Joshua was an amazing general and leader of his people. One of my favorite quotes from him is something I say whenever I have to do something new: “Now pay attention, because we have never been this way before.”
Simple words, but full of wisdom. There are many situations in life in which we find ourselves doing something new. This is when we must pay real attention.
Maybe you’ve just been promoted to supervisor, manager, or even CEO. You might even have just become a member of Parliament or a Minister of Government for the first time: #Pay attention, because you have not been this way before.
Perhaps you have been asked to serve on the board of an organisation or a company: #Pay attention, because you have not been this way before.
Then again you might be about to leave your job to start a business as an entrepreneur: #Pay attention, because you have not been this way before!
People who go into something for the first time without the humility to admit that it’s new, and that it requires learning the ropes, often pay a terrible price. In the process, they sometimes inflict suffering on themselves, the business (or government or NGO), and even those who follow them.
The Tentmaker said: “Don’t be like them.”
A friend of mine was a senior executive in a global company for many years. When he decided it was time to start his own business, he passed by my office to announce his plans.
“I think those are great ideas, but why don’t you do a short course at a local college or online on entrepreneurship first,” I suggested.
“My friend, I have been running large international businesses. Entrepreneurship courses are for kids!” He replied with obvious indignation. I shut my mouth.
Not long after, I sadly learnt that he had started something that failed dismally.
The other day, I learnt that one of the greatest football players had enrolled in a course to get a coaching certificate. When asked why he felt he needed such a course, he replied: “I was a player not a coach. As a player, I saw things as a player, not as the coach. Now I want to see as a coach.”
__This is the attitude you must always have.
Finally, don’t measure yourself against others by saying things like, “If so and so can do it, I can do it, too. After all, he was not so smart at school.”
That is the talk of someone who is not wise.
You can become a great entrepreneur. But first go invest in learning everything you can about it. Take some courses. Join associations and clubs of entrepreneurs. Read their magazines and newspapers. Immerse yourself in understanding how an entrepreneur thinks, and reacts. Read books about or written by entrepreneurs. Attend conferences. Learn their language. Spend more time with them, every day. That is how you pay attention.
When you’re about to go somewhere you’ve never been before, study the terrain carefully. Even if you plan to chart a whole new course, learn all you can from the maps and the mapmakers that have gone before you.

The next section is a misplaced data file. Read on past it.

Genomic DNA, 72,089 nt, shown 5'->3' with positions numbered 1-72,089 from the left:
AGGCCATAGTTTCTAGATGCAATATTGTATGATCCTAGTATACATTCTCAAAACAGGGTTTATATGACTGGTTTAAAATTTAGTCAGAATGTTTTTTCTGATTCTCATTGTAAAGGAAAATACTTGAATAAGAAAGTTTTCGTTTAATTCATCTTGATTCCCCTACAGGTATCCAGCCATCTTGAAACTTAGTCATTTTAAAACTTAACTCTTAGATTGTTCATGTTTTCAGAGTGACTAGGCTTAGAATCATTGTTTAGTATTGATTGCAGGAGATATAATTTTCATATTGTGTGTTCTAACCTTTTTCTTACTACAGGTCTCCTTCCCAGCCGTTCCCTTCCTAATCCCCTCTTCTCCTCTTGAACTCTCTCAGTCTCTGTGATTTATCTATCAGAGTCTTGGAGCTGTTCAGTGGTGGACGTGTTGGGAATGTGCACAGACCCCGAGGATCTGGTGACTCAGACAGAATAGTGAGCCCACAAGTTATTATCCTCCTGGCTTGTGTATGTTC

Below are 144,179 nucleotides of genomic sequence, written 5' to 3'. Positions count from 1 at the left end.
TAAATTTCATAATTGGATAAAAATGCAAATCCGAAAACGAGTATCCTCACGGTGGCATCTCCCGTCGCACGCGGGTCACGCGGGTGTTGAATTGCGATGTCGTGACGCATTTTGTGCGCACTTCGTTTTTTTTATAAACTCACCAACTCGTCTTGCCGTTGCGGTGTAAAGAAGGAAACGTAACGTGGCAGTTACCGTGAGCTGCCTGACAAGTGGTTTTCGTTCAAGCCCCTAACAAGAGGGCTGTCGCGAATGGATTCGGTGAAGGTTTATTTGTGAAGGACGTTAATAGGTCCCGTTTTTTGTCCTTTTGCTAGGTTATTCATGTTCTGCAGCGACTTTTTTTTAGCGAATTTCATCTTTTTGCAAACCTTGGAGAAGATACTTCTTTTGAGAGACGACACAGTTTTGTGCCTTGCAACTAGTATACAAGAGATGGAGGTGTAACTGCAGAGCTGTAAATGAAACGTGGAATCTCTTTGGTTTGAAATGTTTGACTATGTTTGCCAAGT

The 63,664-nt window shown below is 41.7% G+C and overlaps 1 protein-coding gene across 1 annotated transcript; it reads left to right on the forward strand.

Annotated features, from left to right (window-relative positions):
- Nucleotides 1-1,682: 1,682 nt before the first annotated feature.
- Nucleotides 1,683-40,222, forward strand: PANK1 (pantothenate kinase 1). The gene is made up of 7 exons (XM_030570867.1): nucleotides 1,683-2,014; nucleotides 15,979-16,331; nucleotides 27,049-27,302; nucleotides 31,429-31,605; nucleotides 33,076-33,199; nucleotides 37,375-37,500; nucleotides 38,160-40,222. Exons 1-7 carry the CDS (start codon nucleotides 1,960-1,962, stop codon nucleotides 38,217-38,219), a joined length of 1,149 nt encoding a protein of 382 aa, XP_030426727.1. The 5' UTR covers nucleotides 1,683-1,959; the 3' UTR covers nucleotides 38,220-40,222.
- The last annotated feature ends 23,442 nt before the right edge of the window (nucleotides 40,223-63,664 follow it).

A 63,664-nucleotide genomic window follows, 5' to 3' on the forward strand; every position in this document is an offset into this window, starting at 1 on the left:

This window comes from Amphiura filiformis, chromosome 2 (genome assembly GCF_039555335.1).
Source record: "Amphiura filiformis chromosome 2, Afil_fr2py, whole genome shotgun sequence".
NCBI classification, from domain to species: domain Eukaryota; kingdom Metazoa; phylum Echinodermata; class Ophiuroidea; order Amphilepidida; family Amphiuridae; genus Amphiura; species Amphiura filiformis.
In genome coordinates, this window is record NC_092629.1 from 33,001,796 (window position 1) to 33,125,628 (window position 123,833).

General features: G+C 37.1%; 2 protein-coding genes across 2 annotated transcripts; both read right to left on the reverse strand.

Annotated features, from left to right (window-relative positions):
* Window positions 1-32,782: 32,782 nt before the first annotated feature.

Strive Masiyiwa is the Founder and Executive Chairman of Econet, a diversified global telecommunications group with operations and investments in over 15 countries. His business interests also include renewable energy, financial services, media and hospitality. Masiyiwa serves on a number of international boards, including Unilever, Rockefeller Foundation, the Council on Foreign Relations’ Global Advisory Board, the Africa Progress Panel, the UN Secretary General's Advisory Board for Sustainable Energy, Morehouse College, Hilton Foundation's Humanitarian Prize Jury and the Kenjin-Tatsujin International Advisory Council. He is one of the founders, with Sir Richard Branson, of the global think tank, the Carbon War Room, and a founding member of the Global Business Coalition on Education. Masiyiwa took over the Chairmanship of the Alliance for a Green Revolution in Africa (AGRA) from Kofi Annan. He is also Chair of the Micronutrient Initiative, a global organization focused on ending child hunger and improving nutrition. In 2012, Masiyiwa was invited by President Obama to address leaders at the Camp David G-8 Summit on how to increase food production and end hunger in parts of Africa. In 2014, Masiyiwa was selected to Fortune Magazine’s list of the “World’s 50 Greatest Leaders”. As a philanthropist, he is a member of the Giving Pledge, and his contributions to education, health and development have been widely recognized. Masiyiwa and his wife finance the Higher Life Foundation, which provides scholarships to over 42,000 African orphans. In 2015, he was the recipient of the International Rescue Committee’s Freedom Award and was presented with a UN Foundation Global Leadership Award for the work of the Africa Against Ebola Solidarity Trust, which he chairs and helped establish to fund the deployment of African healthcare workers to combat the outbreak in West Africa.View all posts by Strive Masiyiwa